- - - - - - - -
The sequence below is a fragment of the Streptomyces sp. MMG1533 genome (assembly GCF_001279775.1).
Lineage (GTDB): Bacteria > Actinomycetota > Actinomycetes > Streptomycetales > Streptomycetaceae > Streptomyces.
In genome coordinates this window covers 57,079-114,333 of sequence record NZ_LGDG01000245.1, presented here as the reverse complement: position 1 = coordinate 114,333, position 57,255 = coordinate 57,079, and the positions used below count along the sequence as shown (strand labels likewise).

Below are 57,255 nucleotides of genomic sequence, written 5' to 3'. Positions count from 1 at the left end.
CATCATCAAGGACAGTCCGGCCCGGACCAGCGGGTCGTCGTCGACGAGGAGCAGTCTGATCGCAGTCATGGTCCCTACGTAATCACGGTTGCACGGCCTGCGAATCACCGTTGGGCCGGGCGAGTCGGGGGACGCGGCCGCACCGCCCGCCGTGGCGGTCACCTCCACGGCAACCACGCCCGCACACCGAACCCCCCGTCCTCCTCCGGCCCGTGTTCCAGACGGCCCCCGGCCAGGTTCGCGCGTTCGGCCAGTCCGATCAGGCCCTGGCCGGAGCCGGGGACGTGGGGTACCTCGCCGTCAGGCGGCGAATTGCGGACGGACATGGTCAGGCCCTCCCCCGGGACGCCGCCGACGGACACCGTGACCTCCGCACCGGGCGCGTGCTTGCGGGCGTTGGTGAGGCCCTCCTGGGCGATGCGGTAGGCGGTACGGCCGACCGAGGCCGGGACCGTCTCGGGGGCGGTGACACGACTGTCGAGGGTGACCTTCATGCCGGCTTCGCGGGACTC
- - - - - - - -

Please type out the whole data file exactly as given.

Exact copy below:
The sequence below is a fragment of the Streptomyces sp. MMG1533 genome (assembly GCF_001279775.1).
Lineage (GTDB): Bacteria > Actinomycetota > Actinomycetes > Streptomycetales > Streptomycetaceae > Streptomyces.
In genome coordinates this window covers 57,079-114,333 of sequence record NZ_LGDG01000245.1, presented here as the reverse complement: position 1 = coordinate 114,333, position 57,255 = coordinate 57,079, and the positions used below count along the sequence as shown (strand labels likewise).

Below are 57,255 nucleotides of genomic sequence, written 5' to 3'. Positions count from 1 at the left end.
CATCATCAAGGACAGTCCGGCCCGGACCAGCGGGTCGTCGTCGACGAGGAGCAGTCTGATCGCAGTCATGGTCCCTACGTAATCACGGTTGCACGGCCTGCGAATCACCGTTGGGCCGGGCGAGTCGGGGGACGCGGCCGCACCGCCCGCCGTGGCGGTCACCTCCACGGCAACCACGCCCGCACACCGAACCCCCCGTCCTCCTCCGGCCCGTGTTCCAGACGGCCCCCGGCCAGGTTCGCGCGTTCGGCCAGTCCGATCAGGCCCTGGCCGGAGCCGGGGACGTGGGGTACCTCGCCGTCAGGCGGCGAATTGCGGACGGACATGGTCAGGCCCTCCCCCGGGACGCCGCCGACGGACACCGTGACCTCCGCACCGGGCGCGTGCTTGCGGGCGTTGGTGAGGCCCTCCTGGGCGATGCGGTAGGCGGTACGGCCGACCGAGGCCGGGACCGTCTCGGGGGCGGTGACACGACTGTCGAGGGTGACCTTCATGCCGGCTTCGCGGGACTC